Oct 4, 2017
Local school districts are funded by citizens’ tax dollars.
By law, this means schools must share documentation related to how your money was used.
Our team randomly selected 15 Northeast Ohio school districts and requested records about the costs of their legal fees.
Some districts provided every detail.
Others flunked our transparency test.
After requesting financial data from local districts, we sought the expert advice of Timothy D. Smith.
According to his Kent State University biography, Smith worked at the Akron Beacon Journal for 19 years, which was awarded a Pulitzer Prize for its coverage of the Kent State shootings.
Smith then spent 30 years teaching media law at Kent State University’s School of Journalism and Mass Communication, where he created the Ohio Center for Privacy and the First Amendment.
Smith is also a founding member of the National Freedom of Information Coalition and the Media Law Committee of the state bar.
He currently serves as the interim chief of the Office of the Portage County Public Defender.
At our request, Smith reviewed the records we received and agreed to give schools districts a graded based on how well they complied with Ohio’s open records laws.
“You're paying for it,” he said. “You might as well figure out what you're paying for. You might get some idea of where your money is going."
The districts provided a list of legal expenditures but failed to produce a single invoice related to their legal expenses.
“This is public money,” said Smith. “They ought to tell you what it is."
“They said it’s not public record. Well, it is public record,’’ he said. “They’re wrong about that.”
While they rank at the top of the class when it comes to the Ohio Department of Education’s school report cards, Avon Lake City Schools, Bay Village City School District, Rocky River City School District and Solon City School District also failed our public records test.
Smith awarded the districts a “D.”
The districts sent us invoices, but the records were so heavily redacted it was impossible to discern how the districts spent your money.
“This looks like what the FBI used to send me,” said Smith as he reviewed several blacked out documents.
“They certainly didn't provide as much as the law requires them to provide and they could have provided without doing any damage to their legal advice,” he said.
5 On Your Side Investigators notified each school district that received less than an “A” grade more than two weeks in before we published our report.
On Sept 19, Karen Derby-Lovell, Director, Communications for the Bay Village City School District, sent us another copy of the documents we requested from the district.
The second version featured fewer redactions than the original documents we received, but the descriptions of legal services rendered were still blacked out.
Derby-Lovell also sent us the following statement:
"Our goal is always to fill public records requests swiftly and completely, while at the same time protecting exempted information as required by law. Exemptions, such as student privacy, attorney-client privilege and personal information, exist because they are also very important.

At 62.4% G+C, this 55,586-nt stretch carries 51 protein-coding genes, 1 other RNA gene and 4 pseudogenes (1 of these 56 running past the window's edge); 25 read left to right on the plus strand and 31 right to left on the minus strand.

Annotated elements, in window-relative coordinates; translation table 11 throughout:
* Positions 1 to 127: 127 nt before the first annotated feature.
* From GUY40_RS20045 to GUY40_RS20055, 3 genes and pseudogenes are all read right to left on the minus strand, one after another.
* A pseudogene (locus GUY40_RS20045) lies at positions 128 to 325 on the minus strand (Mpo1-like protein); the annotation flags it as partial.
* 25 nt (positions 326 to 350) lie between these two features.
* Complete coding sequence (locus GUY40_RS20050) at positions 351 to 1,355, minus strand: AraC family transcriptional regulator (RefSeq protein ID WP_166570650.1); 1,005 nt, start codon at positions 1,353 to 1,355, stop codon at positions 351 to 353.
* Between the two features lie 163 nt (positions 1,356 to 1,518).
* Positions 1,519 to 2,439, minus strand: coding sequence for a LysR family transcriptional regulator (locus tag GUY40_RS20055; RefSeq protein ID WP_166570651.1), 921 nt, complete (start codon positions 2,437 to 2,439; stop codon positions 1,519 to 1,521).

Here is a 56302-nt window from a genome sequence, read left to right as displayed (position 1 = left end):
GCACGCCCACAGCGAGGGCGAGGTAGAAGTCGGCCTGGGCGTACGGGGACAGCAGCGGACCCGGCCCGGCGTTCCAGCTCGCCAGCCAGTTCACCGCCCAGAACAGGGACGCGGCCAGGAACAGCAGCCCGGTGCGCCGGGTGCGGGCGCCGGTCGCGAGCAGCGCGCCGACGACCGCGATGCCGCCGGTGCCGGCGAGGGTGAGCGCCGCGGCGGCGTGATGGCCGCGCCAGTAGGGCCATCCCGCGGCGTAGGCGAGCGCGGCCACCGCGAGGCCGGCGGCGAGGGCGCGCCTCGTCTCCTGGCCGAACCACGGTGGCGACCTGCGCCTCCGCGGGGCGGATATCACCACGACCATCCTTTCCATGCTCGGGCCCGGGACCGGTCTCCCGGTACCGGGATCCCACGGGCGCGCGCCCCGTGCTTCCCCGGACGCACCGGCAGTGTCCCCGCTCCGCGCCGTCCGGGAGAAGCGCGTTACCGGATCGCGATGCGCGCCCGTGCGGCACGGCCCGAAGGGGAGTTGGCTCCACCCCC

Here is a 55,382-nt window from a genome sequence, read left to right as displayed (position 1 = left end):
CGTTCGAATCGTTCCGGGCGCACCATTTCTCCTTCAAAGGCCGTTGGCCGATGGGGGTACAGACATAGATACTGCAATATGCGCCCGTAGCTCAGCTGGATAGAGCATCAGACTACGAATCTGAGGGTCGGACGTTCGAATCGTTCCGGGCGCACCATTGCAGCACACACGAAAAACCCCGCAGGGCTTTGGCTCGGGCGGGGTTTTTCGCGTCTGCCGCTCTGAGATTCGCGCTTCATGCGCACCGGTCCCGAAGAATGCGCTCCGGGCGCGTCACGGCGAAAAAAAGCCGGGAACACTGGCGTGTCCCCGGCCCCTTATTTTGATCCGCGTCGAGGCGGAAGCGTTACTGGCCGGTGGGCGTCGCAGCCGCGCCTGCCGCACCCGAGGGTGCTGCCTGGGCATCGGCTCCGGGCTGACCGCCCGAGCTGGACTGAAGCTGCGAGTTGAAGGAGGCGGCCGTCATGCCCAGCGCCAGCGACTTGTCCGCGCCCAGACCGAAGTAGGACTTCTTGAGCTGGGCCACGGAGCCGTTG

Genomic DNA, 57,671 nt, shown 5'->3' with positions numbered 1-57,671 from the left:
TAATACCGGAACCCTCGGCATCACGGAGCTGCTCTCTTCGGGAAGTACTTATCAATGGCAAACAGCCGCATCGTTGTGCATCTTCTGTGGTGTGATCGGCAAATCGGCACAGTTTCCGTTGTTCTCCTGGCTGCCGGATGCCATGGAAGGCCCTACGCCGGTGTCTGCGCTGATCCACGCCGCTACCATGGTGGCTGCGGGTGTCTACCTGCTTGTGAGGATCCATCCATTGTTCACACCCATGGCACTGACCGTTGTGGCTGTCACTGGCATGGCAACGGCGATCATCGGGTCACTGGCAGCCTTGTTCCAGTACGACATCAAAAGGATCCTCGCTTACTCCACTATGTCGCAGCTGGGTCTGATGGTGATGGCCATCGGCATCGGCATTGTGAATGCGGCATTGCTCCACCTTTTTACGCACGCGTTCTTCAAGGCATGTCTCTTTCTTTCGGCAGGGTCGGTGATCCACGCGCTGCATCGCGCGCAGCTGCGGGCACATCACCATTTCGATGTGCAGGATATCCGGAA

We often work with those requesting information to clarify exactly what they need. We sometimes suggest (though not required by law to do so) a more efficient way to get data, such as by running a report, if that is acceptable to them. We encourage requesters to stay in contact until they are satisfied that their request has been met in a satisfactory way."
For example, some invoices included descriptions related to the services rendered, while others were redacted.
Smith gave the districts a “C.”
“Some of the people had the good sense to release the information that was required,” said Smith. “Some people didn't have the sense that God gave a goose in terms of releasing anything at all."
We asked Smith why so many school districts redacted records related to their legal fees.
Smith blamed fear.
“I think the general attitude on the part of most government agencies with the media is that it usually means I get criticized somehow,” he said.
“There’s just a natural tendency on the part of government agencies, and I’ve found this to be true at every level, to say, ‘I’ll just keep it. I won’t let it go. It’s my information. It’s not yours so I won’t share it with you on the fear that someone would criticize me if I gave it out,'” said Smith.
However, not every NEOH school district was secretive about their legal expenses.
Several districts passed our transparency test with flying colors.
Akron Public Schools, Brecksville-Broadview Heights City School District, the Cleveland Metropolitan School District, North Ridgeville City Schools, Strongsville City Schools, and Westlake City Schools all provided detailed invoices, including fee amounts, a description of services and few redactions.
“They said, ‘Here. Here’s our bills. Here’s what we spent it on,’ said Smith.
“They didn’t give you details in terms of what the advice was, but you could see where the money went, which is, I think, keeping the people informed of what is going on,” he said.
The districts’ even provided invoices on controversial topics, including litigations costs related to teacher discipline and labor disputes with their teachers’ unions.
“I'm particularly impressed when they provided information about contract negotiations, which is always a touchy issue for school districts,” said Smith.